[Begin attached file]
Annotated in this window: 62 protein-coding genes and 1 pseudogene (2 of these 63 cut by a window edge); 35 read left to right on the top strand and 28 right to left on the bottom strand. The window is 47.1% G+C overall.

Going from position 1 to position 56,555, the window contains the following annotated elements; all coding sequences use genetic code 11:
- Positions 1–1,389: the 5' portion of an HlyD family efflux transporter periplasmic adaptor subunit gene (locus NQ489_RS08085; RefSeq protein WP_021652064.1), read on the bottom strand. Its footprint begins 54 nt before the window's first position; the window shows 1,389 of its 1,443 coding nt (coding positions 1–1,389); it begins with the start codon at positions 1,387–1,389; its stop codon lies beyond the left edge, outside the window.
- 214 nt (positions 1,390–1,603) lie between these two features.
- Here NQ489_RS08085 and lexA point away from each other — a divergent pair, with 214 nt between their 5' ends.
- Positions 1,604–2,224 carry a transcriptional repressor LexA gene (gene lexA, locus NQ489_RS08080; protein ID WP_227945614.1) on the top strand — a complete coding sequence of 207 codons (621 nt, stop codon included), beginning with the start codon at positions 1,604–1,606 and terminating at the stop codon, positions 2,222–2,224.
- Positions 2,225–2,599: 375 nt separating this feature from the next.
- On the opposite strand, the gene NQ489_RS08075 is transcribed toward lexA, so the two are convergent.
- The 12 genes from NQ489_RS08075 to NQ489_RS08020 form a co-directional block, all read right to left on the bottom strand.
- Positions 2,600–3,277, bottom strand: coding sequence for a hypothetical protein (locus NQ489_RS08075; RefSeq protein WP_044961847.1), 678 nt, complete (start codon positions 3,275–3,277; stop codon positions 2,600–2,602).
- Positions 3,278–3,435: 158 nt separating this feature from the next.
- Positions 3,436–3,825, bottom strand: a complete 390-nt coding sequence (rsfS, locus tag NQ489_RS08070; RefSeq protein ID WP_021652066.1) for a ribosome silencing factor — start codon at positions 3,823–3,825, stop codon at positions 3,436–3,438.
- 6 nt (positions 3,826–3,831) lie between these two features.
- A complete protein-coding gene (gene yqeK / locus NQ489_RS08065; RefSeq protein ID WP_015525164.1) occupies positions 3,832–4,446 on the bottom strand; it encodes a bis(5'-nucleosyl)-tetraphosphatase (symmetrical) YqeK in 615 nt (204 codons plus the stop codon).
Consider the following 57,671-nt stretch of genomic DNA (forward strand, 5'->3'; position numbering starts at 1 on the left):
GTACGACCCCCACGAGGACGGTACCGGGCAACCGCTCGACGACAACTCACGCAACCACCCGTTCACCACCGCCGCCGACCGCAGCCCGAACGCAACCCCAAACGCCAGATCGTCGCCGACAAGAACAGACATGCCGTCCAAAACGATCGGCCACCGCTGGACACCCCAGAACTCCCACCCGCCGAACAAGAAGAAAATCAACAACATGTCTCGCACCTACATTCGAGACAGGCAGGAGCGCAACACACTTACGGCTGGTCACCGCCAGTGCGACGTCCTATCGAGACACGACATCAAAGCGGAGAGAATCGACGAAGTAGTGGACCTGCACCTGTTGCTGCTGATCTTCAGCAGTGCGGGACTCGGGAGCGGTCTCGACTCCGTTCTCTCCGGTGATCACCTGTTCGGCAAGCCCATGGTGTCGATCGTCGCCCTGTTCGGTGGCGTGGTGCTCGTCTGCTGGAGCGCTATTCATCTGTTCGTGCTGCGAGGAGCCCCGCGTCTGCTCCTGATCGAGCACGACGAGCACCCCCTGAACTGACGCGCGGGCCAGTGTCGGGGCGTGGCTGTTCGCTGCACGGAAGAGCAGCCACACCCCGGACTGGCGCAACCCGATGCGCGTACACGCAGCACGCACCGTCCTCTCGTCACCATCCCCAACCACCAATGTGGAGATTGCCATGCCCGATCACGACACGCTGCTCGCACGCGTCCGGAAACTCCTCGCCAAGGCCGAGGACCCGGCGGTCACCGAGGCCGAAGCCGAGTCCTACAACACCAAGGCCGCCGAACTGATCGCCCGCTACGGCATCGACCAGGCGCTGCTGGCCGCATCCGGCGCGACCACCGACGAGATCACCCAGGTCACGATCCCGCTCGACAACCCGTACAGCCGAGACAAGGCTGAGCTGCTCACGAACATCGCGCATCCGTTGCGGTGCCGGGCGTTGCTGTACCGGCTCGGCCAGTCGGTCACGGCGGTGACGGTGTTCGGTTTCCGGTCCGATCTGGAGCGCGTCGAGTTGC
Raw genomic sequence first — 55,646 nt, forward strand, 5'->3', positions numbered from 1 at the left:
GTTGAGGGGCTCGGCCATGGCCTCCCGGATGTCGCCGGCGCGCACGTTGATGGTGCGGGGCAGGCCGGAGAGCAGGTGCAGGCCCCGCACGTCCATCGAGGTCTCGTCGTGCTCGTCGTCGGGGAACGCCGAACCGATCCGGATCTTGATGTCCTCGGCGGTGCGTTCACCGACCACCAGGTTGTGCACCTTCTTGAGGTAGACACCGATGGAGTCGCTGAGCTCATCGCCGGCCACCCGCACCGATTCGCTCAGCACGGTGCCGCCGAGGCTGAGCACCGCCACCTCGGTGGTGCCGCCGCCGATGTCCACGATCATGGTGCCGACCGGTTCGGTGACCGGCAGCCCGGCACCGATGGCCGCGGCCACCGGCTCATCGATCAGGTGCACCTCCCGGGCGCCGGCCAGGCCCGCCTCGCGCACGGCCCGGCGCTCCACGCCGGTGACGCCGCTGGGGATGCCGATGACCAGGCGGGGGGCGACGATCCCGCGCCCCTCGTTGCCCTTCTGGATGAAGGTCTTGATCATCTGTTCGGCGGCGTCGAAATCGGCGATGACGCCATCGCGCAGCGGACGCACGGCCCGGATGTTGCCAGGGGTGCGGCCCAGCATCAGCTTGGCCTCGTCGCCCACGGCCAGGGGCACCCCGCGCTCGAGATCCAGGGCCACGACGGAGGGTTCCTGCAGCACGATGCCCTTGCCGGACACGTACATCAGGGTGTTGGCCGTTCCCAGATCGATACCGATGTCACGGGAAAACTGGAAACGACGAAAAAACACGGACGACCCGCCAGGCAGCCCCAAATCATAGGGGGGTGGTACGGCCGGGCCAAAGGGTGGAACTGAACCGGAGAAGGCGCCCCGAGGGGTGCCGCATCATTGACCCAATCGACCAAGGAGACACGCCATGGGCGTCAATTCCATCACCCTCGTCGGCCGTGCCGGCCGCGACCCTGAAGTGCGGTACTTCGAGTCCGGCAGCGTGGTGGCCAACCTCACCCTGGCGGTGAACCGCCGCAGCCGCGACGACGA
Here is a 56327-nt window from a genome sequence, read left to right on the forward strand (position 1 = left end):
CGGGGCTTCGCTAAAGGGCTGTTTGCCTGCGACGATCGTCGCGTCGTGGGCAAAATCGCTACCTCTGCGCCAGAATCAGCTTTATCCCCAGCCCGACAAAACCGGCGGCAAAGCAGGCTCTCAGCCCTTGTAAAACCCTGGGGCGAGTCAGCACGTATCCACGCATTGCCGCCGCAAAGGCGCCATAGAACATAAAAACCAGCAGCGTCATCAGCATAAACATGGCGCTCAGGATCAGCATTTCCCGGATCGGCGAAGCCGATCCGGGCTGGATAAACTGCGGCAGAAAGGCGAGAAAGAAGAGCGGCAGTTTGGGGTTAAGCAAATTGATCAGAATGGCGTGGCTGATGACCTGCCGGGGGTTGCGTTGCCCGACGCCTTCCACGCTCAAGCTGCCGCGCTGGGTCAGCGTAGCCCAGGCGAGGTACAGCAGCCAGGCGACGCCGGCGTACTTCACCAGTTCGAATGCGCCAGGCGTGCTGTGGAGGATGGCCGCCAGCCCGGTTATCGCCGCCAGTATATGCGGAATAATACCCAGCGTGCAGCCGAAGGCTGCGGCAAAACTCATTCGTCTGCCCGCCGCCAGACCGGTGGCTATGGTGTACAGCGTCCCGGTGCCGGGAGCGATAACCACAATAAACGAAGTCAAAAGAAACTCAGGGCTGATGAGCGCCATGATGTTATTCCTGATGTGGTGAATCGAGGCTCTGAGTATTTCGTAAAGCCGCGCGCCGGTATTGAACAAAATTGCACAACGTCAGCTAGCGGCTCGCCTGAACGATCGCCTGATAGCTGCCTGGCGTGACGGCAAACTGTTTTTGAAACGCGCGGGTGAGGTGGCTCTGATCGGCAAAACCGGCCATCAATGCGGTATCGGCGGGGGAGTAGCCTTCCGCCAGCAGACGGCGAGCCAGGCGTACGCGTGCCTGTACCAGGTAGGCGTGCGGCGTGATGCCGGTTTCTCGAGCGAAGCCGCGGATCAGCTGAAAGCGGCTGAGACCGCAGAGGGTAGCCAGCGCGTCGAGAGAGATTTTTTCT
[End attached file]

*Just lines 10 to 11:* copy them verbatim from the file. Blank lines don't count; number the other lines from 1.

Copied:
- Positions 2,600–3,277, bottom strand: coding sequence for a hypothetical protein (locus NQ489_RS08075; RefSeq protein WP_044961847.1), 678 nt, complete (start codon positions 3,275–3,277; stop codon positions 2,600–2,602).
- Positions 3,278–3,435: 158 nt separating this feature from the next.